Advanced rotary tube furnaces are generally used in the thermal processing of powders but are also used for processing granular materials, irregularly shaped materials and large agglomerates. Under suitable conditions, the rotary tube furnace will be more energy efficient when compared to that of the pusher tunnel furnace.
Since a significant amount of energy is required to heat the pusher tunnel furnace, the rotary’s rotating tube is used to offset the total energy consumption. This article describes how the use of tube internals allows the rotary furnace to be more energy efficient.
When tube internals are used in a rotary furnace, it results in improved radial mixing, increased heat transfer surface area, controlled gas flow direction, improved gas solid interactions and also controlled material dwell time. These factors not only increase the capacity of the unit for a given furnace volume or reduce the required residence time, but also enhance the quality of the product and control help in controlling uniformity and quality.
In the rotary furnace, the function of the tube internal is to enlarge the surface area for heat transfer. The tube internals located in the heating section of the rotary furnace are sustained at a lower temperature when compared to the tube wall and a higher temperature than the process material thus offering another surface other than the process wall’s inner tube for transferring heat to the product.
This improved heat transfer area can be considered as the plates or fins of a heat exchanger. In other words, the total heat transfer of the exchanger will increase when there is an increase in the plates of the heat exchanger.
The increased surface area not only helps to heat the process material but also helps to cool the product after processing. However, internals are not used in the overall design of most rotary tube cooling chambers. These chambers simply serve as water cooled jackets around the exterior of the rotary tube, which is not always efficient.
Figure 1. Cooling tubes.
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By increasing the surface area within the tube, there will be more cold surfaces and the material will cool more efficiently. In addition to using the enlarged surface area of a tube internal to conduct heat via the tube wall, some designs also enable the cooling water to penetrate into the internals. This helps in increasing the total cooling efficiency (Figure 1).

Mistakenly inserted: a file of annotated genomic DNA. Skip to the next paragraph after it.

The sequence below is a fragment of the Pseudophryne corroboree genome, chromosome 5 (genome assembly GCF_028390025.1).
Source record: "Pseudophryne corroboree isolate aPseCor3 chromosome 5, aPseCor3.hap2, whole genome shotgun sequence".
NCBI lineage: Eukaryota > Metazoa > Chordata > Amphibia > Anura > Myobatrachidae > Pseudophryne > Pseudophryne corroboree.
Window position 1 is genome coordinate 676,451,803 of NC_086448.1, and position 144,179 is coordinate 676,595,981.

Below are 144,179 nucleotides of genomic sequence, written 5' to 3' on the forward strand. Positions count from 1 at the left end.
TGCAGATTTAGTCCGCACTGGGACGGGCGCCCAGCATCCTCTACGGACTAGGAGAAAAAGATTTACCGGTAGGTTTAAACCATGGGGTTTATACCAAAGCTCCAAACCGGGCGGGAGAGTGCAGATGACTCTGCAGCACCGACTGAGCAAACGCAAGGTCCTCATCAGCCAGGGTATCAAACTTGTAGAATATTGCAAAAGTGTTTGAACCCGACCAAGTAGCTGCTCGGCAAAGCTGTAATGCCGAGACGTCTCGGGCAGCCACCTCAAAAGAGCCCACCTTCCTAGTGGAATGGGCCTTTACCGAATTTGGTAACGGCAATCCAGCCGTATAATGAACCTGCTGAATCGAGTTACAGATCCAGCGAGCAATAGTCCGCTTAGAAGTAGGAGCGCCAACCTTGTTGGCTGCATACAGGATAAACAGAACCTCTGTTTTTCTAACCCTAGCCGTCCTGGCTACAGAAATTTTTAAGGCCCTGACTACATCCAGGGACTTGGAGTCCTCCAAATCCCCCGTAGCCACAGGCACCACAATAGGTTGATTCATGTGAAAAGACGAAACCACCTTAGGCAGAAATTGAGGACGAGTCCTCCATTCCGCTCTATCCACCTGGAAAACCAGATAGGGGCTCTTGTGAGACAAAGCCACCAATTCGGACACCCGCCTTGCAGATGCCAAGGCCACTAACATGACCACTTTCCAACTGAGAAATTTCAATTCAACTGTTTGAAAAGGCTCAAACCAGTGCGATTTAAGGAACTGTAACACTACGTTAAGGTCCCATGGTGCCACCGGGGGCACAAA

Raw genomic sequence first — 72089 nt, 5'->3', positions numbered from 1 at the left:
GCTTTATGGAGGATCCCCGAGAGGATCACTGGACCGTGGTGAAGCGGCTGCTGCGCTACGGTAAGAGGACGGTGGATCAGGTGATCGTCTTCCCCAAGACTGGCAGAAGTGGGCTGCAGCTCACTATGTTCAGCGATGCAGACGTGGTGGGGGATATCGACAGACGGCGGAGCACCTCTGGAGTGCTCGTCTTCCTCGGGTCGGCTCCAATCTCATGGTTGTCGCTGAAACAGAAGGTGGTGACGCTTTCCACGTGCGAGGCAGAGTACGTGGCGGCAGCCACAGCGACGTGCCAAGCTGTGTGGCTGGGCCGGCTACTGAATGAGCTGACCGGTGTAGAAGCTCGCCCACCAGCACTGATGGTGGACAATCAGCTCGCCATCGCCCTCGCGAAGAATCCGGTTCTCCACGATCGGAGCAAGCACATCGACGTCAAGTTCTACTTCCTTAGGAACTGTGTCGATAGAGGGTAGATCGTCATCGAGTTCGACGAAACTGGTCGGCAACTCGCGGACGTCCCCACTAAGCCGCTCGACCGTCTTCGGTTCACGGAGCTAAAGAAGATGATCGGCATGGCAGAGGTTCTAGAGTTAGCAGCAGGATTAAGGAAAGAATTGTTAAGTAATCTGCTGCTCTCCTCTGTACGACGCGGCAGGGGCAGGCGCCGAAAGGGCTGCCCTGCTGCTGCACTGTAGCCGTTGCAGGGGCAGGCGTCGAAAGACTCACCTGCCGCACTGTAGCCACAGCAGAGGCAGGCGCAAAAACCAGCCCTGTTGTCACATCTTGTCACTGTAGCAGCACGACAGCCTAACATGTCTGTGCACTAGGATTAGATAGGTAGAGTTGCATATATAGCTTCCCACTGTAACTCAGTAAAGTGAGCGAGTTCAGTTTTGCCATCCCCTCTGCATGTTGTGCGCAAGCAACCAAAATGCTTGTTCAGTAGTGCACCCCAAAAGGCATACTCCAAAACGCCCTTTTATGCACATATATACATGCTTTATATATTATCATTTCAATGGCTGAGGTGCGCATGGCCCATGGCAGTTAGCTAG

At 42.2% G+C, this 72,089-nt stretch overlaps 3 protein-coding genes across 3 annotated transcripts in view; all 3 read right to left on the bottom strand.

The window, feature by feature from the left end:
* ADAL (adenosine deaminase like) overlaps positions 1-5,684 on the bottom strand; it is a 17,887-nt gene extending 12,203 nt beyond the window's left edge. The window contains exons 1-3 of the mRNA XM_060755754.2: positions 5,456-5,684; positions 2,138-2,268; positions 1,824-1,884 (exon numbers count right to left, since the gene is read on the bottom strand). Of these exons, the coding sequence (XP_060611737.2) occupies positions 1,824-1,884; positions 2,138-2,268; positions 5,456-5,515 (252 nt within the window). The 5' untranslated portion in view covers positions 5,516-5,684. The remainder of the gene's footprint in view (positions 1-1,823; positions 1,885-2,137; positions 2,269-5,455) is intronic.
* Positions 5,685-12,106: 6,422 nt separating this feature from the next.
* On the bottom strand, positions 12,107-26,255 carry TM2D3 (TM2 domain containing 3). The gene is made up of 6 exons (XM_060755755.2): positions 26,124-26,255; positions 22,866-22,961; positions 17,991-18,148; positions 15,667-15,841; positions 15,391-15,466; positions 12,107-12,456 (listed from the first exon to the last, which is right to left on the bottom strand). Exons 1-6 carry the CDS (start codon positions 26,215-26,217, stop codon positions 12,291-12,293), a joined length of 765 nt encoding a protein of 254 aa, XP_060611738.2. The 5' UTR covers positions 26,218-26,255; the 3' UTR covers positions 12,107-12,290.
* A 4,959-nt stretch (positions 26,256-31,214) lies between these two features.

In this design, it can be seen that the pipes running via the process area are open to the exterior of the tube in such a way that the cooling water flows easily without wetting the process material. This increases the cooling surface without depending only on the heat transfer via conduction in the rotary tube wall.
In advanced materials, product homogeneity and consistency is very important. When materials are processed in a rotary furnace equipped with specific tube internals like flat bar lifters (Figure 2), consistency can be significantly enhanced by augmenting the radial mixing of the material. When the flat bar lifter is sized below the height of the material bed, it will promote agitation in the material bed as it is transferred by the rotary tube, thus increasing envelopment.
Figure 2. Radial mixing flight.
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Similarly, a greater bed turn-over can be achieved if the flat bar lifter is larger than the material bed, although this may add to the processing costs. There is always a possibility of getting reduced yields of material in case the velocity of the processing gas is too high or the particle size of the material is too small.
Enhanced Gas-Solid Interaction